August 18, 2005 - Stoughton, Wisconsin Tornado - Record Outbreak
A tornado outbreak (totaling 27 confirmed) strikes Wisconsin, the most to ever occur on a single day. The cities of Viola and Stoughton, Wisconsin experience significant damage.
August 18, 2005 - Storm Chasing Stoughton Surprise
During the morning of the 18th I wasn't expecting this day to be anything spectacular severe weatherwise, due to a morning MCS and cloud cover. The residents of Stoughton, Wisconsin heard thunderstorms were in the forecast with a slight chance of severe weather. That all began to change during the early afternoon.
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Storm Chasing Photos & Video:
The skies cleared up as I left work around 12:00 p.m. to get be on standby mode for a possible storm chase across southern Wisconsin. The 1630z outlook from the Storm Prediction Center was targeting eastern Iowa for possible tornadoes. Around 2 p.m. storm chasing was becoming a reality. The local synopsis showed an area of low pressure located in southeast Minnesota along with an outflow boundary across northern Illinois and eastern Iowa drifting slowly north. Thunderstorms began to develop in far southeastern Minnesota towards La Crosse, Wisconsin. These storms would be the ones to chase.
The Storm Prediction Center (SPC) issued a Tornado Watch for most of west-central and southern Wisconsin due to enhanced helicity along the outflow boundary|warm front and associated low pressure. Wind shear was adequate along with instability.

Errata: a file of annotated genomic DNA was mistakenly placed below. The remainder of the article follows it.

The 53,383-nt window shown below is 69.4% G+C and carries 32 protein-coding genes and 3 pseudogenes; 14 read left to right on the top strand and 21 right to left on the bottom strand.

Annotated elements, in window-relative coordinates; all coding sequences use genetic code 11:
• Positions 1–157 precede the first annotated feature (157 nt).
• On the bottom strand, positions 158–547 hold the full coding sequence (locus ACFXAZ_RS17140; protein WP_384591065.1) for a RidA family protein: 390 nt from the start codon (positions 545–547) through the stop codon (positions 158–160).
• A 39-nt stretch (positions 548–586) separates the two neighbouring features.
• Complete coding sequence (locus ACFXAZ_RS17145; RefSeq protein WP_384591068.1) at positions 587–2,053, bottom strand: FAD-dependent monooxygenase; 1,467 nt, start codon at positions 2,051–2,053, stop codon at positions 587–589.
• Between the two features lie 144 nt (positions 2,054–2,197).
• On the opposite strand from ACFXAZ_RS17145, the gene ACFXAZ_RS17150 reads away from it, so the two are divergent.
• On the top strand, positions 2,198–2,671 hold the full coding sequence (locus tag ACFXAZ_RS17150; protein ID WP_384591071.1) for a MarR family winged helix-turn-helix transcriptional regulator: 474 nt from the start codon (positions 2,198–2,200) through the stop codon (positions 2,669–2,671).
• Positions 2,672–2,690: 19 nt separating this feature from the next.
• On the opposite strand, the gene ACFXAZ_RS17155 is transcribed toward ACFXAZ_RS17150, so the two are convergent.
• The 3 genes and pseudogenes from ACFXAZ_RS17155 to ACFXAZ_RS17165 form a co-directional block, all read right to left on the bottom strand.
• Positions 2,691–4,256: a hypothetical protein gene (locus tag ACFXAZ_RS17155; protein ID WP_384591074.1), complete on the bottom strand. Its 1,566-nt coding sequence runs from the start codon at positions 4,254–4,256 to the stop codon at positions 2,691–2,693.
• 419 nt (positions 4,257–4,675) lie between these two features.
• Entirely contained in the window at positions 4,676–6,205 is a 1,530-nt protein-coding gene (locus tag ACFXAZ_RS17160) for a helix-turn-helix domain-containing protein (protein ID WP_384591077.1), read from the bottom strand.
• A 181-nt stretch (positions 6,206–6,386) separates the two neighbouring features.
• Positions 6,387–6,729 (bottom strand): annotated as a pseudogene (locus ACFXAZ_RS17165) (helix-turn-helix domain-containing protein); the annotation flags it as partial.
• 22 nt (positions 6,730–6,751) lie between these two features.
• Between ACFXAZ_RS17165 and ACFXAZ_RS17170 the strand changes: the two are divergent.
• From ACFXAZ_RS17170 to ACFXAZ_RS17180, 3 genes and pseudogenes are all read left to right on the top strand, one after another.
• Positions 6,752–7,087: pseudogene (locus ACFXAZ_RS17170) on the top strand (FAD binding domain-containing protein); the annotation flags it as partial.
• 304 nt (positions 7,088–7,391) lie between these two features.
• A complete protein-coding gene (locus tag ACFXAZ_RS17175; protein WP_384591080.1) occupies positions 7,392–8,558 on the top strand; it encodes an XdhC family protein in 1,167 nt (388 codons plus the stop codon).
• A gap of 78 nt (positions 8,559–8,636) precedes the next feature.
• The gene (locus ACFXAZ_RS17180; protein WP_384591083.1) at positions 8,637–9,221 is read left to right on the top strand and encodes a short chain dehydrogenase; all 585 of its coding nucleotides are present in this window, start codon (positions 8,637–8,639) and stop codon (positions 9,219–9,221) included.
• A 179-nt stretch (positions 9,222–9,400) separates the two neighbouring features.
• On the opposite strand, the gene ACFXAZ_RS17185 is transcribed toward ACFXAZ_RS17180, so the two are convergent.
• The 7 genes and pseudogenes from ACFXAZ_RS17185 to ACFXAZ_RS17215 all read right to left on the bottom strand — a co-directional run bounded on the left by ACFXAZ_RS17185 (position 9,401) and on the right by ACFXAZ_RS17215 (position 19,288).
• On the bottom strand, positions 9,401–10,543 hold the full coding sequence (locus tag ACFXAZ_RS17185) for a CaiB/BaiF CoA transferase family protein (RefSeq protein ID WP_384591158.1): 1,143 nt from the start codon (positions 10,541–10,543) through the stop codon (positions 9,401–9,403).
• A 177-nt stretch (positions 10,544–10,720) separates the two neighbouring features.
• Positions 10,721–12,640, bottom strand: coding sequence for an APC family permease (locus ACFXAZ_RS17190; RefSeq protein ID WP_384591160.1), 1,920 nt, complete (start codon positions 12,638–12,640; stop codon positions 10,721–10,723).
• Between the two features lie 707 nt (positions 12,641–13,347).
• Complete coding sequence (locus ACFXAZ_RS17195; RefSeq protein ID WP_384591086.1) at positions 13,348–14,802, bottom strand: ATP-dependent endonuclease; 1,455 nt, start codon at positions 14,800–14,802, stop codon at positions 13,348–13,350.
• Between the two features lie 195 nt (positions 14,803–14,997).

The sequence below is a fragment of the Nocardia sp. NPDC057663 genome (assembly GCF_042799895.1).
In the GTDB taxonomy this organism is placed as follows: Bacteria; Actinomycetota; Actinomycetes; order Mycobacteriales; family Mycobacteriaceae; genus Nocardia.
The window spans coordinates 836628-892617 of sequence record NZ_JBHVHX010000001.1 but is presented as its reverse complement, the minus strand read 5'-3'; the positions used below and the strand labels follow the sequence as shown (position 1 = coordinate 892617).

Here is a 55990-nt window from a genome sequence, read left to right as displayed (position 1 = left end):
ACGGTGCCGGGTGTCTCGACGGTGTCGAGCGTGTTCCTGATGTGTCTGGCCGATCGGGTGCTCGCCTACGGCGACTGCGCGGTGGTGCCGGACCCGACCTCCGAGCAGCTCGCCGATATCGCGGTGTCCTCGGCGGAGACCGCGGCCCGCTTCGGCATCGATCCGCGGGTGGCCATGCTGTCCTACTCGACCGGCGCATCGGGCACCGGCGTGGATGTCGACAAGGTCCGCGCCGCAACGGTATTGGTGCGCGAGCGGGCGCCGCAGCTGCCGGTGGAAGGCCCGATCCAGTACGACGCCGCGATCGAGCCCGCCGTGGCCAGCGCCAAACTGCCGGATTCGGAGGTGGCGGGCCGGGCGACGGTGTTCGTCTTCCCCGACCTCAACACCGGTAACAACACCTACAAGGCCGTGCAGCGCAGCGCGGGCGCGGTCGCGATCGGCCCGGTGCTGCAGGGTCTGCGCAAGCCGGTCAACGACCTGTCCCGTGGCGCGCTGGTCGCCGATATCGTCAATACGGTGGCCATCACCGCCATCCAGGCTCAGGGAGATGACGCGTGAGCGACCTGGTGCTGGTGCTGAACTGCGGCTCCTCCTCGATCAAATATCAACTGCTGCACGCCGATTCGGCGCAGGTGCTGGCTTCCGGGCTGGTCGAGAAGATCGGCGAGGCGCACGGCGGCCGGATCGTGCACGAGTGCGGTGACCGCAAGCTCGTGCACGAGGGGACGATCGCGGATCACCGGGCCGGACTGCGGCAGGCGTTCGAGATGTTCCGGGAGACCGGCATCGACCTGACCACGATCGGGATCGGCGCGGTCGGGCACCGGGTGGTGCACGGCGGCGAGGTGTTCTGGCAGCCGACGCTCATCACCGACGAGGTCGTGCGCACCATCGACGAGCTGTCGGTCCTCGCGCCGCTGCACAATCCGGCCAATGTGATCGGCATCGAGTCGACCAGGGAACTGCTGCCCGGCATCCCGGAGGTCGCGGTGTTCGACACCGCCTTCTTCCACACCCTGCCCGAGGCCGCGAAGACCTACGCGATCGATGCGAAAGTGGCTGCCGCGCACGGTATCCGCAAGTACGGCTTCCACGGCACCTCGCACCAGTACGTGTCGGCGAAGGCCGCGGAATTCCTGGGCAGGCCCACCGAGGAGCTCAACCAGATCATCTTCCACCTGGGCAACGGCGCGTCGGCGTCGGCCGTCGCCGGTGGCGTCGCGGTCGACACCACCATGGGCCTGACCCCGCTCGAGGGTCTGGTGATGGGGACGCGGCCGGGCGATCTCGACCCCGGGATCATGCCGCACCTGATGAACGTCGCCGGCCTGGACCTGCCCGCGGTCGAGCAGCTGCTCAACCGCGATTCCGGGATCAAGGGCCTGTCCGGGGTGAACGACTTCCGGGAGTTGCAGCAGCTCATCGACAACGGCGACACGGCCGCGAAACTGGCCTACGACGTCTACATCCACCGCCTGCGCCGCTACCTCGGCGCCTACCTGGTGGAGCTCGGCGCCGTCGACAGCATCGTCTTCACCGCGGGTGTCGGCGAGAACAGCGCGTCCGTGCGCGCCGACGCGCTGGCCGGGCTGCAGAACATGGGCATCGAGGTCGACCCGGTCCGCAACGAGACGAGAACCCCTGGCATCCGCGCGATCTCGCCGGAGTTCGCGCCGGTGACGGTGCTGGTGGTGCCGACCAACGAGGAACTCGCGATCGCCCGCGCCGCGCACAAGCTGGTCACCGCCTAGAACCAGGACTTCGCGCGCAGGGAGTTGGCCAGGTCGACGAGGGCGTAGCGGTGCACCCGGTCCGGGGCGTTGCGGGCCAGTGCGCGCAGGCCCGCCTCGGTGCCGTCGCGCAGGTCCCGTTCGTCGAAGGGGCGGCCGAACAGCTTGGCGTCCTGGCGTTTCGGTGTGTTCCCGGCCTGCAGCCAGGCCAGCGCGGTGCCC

James and I set trail around 4:00 p.m. towards Madison, Wisconsin. Visually the storm had a long stretched out anvil to our northwest and was accompanied by other smaller cells to the southwest. We reached Madison and took I-39/90/94 north with reports of a tornado warning to our northwest in Sauk County which took us by surprise. The only form of communication we had was a weather radio at the time and no radar. We drove on highway 60 west toward it and realized we weren't dealing with a bow echo. This storm had an appearance of supercell characteristics. The anvil tops became noticeably thicker which meant it was strengthening. We stopped near the town of Okee, Wisconsin to take another visual look. The storm was directly to our west, with other popcorn cells trying to form to the southwest. We found ourselves in horrible terrain near Merrimac, Wisconsin, but found a magic spot of perfect visibility to view the the storm's structure. At this time, we were right in the path of a high precipitation supercell.